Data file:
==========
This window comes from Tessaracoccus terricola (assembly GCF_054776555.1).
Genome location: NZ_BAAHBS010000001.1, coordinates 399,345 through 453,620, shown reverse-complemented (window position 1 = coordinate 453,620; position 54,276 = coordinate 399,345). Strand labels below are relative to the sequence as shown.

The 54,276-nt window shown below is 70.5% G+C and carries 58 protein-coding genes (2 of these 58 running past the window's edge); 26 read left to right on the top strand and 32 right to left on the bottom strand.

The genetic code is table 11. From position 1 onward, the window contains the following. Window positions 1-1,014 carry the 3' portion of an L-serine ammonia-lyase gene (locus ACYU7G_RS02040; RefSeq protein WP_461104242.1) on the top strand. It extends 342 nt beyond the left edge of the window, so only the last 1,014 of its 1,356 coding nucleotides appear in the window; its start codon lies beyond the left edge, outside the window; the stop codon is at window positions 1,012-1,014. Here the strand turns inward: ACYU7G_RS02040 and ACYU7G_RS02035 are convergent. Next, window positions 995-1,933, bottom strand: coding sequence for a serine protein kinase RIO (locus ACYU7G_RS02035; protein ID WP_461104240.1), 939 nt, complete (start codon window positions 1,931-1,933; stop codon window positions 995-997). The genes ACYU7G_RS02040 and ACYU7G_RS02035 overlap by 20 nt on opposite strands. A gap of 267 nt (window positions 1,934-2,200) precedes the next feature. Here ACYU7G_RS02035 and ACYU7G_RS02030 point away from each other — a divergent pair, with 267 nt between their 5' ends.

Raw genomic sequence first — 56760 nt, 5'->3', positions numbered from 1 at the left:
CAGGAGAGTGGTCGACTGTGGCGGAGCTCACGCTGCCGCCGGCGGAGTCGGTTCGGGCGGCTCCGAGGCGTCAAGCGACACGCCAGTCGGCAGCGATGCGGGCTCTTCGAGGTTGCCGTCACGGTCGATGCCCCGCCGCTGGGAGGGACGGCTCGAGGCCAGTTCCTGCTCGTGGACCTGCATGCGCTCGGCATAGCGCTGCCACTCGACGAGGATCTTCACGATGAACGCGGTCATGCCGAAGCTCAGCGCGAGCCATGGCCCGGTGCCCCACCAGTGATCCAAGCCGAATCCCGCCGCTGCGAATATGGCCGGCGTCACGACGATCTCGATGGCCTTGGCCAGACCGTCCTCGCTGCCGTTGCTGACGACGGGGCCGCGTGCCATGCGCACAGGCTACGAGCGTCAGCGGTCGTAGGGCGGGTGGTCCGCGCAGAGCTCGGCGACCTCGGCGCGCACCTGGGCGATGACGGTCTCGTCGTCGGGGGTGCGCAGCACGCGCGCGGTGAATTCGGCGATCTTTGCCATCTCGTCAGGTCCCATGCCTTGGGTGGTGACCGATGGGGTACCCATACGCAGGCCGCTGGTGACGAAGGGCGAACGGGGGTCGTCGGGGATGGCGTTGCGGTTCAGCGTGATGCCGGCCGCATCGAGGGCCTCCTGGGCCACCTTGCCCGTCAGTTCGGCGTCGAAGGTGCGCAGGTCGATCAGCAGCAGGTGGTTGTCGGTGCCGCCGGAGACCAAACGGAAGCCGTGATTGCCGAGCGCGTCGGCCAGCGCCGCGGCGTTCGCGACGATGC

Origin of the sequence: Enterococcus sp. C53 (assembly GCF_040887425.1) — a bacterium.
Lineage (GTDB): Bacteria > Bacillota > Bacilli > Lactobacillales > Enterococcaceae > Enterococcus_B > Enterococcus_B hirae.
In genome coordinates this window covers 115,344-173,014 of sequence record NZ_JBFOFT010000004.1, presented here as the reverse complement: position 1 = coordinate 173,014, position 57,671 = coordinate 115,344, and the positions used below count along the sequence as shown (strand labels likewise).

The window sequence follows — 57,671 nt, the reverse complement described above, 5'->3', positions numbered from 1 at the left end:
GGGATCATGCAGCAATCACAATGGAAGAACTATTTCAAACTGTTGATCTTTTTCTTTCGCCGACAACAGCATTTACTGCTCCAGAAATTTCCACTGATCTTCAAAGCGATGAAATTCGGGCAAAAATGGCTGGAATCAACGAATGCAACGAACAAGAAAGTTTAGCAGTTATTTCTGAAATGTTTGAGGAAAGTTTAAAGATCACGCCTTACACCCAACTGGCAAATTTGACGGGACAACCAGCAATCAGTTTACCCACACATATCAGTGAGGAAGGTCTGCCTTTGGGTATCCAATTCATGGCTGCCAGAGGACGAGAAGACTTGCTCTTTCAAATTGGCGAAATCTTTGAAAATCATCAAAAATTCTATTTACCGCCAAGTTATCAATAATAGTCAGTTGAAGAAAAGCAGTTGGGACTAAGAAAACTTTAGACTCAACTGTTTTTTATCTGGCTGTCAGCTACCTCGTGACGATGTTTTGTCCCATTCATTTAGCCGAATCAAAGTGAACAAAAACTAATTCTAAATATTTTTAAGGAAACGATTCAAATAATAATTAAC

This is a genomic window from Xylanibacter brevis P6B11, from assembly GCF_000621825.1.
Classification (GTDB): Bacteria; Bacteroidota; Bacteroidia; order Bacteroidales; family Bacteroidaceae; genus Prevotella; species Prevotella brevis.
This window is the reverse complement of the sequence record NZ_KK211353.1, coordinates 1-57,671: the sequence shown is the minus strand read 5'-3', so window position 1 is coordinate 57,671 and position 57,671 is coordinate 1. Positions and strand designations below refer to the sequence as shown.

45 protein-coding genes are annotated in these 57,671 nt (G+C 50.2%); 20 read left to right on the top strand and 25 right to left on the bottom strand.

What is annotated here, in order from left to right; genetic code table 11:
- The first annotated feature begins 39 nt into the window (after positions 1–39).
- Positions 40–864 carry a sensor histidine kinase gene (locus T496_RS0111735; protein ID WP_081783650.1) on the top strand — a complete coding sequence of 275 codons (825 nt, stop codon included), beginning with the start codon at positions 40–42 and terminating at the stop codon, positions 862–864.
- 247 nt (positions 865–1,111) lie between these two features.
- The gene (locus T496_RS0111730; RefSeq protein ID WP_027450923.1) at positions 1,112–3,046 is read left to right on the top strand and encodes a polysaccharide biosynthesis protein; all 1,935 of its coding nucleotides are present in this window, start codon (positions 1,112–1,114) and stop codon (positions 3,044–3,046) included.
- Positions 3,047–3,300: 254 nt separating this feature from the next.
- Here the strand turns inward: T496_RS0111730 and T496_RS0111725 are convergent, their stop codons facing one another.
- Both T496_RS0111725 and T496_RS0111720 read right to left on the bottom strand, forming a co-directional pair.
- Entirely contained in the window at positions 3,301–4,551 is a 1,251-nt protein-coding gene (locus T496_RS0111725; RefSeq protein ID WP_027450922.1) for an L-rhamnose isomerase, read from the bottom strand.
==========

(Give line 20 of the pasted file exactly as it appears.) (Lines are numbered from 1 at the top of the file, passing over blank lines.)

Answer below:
- The gene (locus T496_RS0111730; RefSeq protein ID WP_027450923.1) at positions 1,112–3,046 is read left to right on the top strand and encodes a polysaccharide biosynthesis protein; all 1,935 of its coding nucleotides are present in this window, start codon (positions 1,112–1,114) and stop codon (positions 3,044–3,046) included.